If you're like many women, you may have experienced the lushest, thickest locks of your life during pregnancy and the postpartum period. But eventually, this hormone-fueled hair boost gives way to alarming clumps of hair circling your shower drain. After a while, you may notice that your hair looks even thinner than it was pre-pregnancy. What's behind this hair loss, and is it reversible? Read on to learn more about how to identify and treat thinning hair after pregnancy.
What's Behind Postpartum Hair Loss?
The hair cycle includes several distinct phases of growth. At any given time, most of your hair is in the "stable" phase, with some hair being lost as other hair regenerates. During pregnancy, hormones can slow this cycle, which means that much of the hair that would normally be lost (and regrown) instead remains attached to the follicle. Therefore, the pregnancy-related hair thickness you may have noticed was due not to you growing more hair but to you not losing the hair you'd already grown.
During the postpartum period, this hair—along with other hair—is shed. For most women, this simply marks a return to the normal hair cycle, but losing nearly 10 months of built-up hair can be alarming to even the thickest-tressed women. And with fluctuating hormones, sleep levels, and stress, some women may go into follicle overload as their hair gets the signal to begin shedding more quickly than ever.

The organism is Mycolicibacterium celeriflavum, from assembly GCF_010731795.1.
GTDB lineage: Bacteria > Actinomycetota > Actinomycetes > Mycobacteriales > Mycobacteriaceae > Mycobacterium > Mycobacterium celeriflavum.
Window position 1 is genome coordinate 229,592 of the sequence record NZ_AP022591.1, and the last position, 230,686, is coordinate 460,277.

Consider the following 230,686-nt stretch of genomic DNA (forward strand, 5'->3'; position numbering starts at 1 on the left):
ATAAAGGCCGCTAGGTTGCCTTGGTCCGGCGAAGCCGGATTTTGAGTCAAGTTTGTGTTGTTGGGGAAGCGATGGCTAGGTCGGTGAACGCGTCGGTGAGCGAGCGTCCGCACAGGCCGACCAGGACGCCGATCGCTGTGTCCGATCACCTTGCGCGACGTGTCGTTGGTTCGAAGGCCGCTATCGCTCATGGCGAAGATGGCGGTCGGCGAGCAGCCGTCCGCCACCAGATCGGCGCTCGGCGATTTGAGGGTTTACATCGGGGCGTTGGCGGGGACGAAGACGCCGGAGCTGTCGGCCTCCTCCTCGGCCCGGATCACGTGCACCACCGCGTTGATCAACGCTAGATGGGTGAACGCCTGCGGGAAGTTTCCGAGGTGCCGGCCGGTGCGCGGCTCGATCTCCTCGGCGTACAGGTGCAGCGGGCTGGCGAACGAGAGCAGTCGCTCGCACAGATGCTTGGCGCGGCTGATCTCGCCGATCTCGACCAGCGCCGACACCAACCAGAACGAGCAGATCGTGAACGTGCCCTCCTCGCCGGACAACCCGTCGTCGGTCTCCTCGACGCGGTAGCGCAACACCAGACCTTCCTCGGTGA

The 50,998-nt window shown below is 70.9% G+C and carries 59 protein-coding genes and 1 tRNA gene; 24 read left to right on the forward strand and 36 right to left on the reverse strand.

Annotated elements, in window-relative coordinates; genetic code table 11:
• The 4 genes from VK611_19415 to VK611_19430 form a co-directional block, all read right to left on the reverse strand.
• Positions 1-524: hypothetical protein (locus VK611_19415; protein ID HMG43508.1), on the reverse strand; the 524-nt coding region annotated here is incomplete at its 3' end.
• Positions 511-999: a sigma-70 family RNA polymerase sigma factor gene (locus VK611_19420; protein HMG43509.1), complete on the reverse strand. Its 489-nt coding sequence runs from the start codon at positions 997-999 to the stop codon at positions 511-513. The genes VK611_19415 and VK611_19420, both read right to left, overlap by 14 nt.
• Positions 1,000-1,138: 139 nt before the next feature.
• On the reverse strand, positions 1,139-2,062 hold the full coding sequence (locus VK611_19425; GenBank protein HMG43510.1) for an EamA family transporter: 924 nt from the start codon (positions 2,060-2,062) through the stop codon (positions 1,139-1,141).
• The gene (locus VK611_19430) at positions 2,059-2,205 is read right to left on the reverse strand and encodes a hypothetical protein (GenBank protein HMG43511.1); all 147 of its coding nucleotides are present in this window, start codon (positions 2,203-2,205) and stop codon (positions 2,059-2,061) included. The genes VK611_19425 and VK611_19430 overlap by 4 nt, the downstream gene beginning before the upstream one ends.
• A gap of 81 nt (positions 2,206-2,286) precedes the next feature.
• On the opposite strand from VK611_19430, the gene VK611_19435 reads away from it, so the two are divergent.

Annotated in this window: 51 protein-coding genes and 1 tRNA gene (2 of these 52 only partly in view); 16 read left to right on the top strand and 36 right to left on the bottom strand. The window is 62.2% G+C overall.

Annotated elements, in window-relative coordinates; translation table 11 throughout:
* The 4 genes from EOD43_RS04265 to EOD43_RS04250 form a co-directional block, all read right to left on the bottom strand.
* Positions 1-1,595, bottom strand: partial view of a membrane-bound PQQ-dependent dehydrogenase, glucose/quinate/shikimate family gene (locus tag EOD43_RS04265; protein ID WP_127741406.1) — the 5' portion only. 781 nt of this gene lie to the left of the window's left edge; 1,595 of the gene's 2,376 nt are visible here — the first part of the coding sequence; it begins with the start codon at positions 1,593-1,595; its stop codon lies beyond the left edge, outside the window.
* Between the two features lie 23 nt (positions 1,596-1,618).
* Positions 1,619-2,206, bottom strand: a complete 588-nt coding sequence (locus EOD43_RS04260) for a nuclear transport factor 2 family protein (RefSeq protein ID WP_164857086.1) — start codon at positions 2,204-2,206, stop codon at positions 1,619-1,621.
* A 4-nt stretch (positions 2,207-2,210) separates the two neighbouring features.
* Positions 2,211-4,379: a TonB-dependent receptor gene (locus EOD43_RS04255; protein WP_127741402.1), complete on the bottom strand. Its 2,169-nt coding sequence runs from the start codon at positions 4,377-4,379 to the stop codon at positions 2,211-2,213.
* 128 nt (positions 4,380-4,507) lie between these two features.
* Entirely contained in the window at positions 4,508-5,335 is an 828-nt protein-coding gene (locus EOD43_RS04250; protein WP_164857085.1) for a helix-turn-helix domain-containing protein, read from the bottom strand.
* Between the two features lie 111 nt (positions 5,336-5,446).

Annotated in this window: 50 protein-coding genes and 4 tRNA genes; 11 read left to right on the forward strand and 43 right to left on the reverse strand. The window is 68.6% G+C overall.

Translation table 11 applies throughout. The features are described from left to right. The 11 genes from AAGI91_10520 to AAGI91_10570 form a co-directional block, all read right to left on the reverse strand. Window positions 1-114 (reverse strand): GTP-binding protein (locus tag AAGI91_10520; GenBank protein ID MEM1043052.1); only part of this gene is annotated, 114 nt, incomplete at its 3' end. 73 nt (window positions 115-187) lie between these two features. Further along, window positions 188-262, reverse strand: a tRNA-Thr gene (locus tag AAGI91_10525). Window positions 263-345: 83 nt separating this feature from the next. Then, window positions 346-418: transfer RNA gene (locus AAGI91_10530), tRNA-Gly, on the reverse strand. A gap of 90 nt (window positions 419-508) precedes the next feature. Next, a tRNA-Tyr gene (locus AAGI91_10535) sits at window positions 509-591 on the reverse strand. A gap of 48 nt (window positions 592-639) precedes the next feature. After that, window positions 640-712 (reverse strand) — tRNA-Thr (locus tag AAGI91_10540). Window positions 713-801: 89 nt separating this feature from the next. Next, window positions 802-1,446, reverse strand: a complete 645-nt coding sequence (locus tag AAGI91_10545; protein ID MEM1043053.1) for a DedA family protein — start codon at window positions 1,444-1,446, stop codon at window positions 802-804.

How Can You Prevent Further Hair Loss?
If you've ever noticed a bulb attached to a stray hair, this indicates that the hair was lost as part of the normal cycle; as a new hair emerges from the follicle, it pushes the "old" hair out, bulb and all. Meanwhile, shorter hairs or those without bulbs can indicate breakage. Examining the hair you're losing to see which category it falls into can give you a better idea of the cause of the hair loss.
For example, if you're noticing a lot of broken hairs around your crown, this could be attributable to keeping your hair pulled back into a ponytail more often than you did pre-kids. Meanwhile, losing an increasing number of bulb-carrying hairs could mean that hormonal disruptions are causing you to lose more hair than you're growing. The good news is, both these causes of hair loss are highly treatable.
A hair restoration specialist can examine your scalp to see whether there are any other conditions that might be contributing to hair loss (for example, inflammation or a fungal infection) and work with you to design a hair growth plan.